Juvenile Justice in America: We Can Do Better; News Roundup

Juvenile Justice Reform

  • Juvenile Justice in America: We Can Do Better (Huffington Post)
    "The juvenile court was invented in Illinois in 1899. Soon thereafter, recognizing that youthful offenders often had diminished culpability and unique potential for rehabilitation, every state in the Union created its own juvenile court system. Developed nations around the world emulated the American model of juvenile justice" (Drinan, 2015; para. 1).
  • Girls Fare Better in Open-Door Justice Programs (Women's eNews)
    Programs that keep troubled girls from entering juvenile detention residences are lowering recidivism rates as well as costs. An advocate points to increased homelessness and poverty, saying they result in more runaways. The first in a three-part series" (Lewis, Rasbury & Geng, 2015; para. 1).
  • South LA High School Takes New Approach to Curbing Suspension Rates (Juvenile Justice Information Exchange)
    "When high school sophomore Mykia Moore got into an argument with her best friend over a boy last year at Augustus Hawkins High School in South Los Angeles, the dispute quickly escalated into a physical fight" (Zahedi, 2015; para. 1). 

Jobs, Grants, Events and Webinars

  • Please share the Reclaiming Futures Opportunity Board with your colleagues in the juvenile justice, adolescent substance abuse and teen mental health areas. It's free to browse and post!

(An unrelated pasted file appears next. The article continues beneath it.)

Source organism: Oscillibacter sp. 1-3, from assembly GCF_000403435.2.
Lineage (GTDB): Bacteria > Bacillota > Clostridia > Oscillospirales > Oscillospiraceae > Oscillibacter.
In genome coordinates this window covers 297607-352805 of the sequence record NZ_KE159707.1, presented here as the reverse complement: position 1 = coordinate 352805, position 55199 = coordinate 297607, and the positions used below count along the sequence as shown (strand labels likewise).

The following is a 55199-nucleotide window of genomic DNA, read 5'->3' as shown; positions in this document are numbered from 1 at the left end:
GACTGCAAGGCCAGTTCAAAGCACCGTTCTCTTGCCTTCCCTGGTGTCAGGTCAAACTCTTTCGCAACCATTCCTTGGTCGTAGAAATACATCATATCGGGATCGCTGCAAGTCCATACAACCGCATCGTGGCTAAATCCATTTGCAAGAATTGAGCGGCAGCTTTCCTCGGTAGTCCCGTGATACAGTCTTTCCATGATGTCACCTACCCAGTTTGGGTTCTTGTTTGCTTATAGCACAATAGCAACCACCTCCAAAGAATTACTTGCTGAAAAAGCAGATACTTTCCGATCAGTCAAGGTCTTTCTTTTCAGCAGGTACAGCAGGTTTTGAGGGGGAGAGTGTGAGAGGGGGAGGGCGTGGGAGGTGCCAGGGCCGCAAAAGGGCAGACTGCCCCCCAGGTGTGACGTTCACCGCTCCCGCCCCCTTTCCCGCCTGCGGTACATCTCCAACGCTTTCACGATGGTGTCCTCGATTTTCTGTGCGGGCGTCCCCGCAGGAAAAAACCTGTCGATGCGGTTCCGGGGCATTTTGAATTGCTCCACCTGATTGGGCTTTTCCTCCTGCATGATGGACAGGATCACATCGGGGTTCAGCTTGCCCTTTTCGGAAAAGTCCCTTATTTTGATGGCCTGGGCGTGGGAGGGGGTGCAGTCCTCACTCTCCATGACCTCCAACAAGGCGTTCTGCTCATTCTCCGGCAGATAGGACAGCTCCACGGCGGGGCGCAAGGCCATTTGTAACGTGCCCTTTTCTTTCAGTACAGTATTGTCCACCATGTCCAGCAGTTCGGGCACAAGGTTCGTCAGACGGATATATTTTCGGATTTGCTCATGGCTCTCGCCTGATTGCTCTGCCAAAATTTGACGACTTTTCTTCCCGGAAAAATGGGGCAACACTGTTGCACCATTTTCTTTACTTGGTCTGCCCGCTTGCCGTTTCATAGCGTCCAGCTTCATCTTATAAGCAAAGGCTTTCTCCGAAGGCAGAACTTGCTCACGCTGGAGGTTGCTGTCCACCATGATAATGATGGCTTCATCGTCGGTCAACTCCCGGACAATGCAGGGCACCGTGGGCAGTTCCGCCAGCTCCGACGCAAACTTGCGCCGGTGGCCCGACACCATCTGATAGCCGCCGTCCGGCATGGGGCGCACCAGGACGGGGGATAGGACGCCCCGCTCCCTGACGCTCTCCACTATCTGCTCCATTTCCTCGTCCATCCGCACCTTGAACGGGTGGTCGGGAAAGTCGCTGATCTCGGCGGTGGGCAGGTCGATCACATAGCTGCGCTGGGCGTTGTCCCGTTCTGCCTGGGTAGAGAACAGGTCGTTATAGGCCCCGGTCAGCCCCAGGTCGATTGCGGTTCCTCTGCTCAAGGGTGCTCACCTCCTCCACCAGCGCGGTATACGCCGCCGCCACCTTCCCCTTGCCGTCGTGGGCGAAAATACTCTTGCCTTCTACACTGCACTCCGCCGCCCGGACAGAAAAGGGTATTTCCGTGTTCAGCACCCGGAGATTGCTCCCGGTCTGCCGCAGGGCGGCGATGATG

Adolescent Substance Abuse Treatment and Mental Health

  • Identifying Teens at Risk for Hashish Use (Science Daily)
    "One in ten high school seniors has used hashish, a highly potent form of marijuana. Teens self-described as "hooked" on pot were twice as likely to use hashish" (New York University, para. 1).
  • Bipartisan House Bill Joins Senate Legislation to Fund Mental Health First Aid (Business Wire)
    "Congresswomen Lynn Jenkins (R-Kan.) and Doris Matsui (D-Calif.) introduced the Mental Health First Aid Act, a bill authorizing $20 million in grants for Mental Health First Aid trainings around the country. The proposed legislation is the counterpart to a Senate bill (S. 711) introduced in March by Senators Kelly Ayotte (R-N.H.) and Richard Blumenthal (D-Conn.), with nine cosponsors from both sides of the aisle" (Business Wire; para. 1). 
  • OP-ED: Bridging Adolescent Brain Research, Reality (Juvenile Justice Information Exchange)
    One cannot go to any conference or training these days without adolescent brain issues being discussed. It is a topic up there with evidence-based practices and trauma-informed care in terms of popularity as keynote themes" (Broderick, 2015; para. 1).

Topics: News

Updated: April 17 2015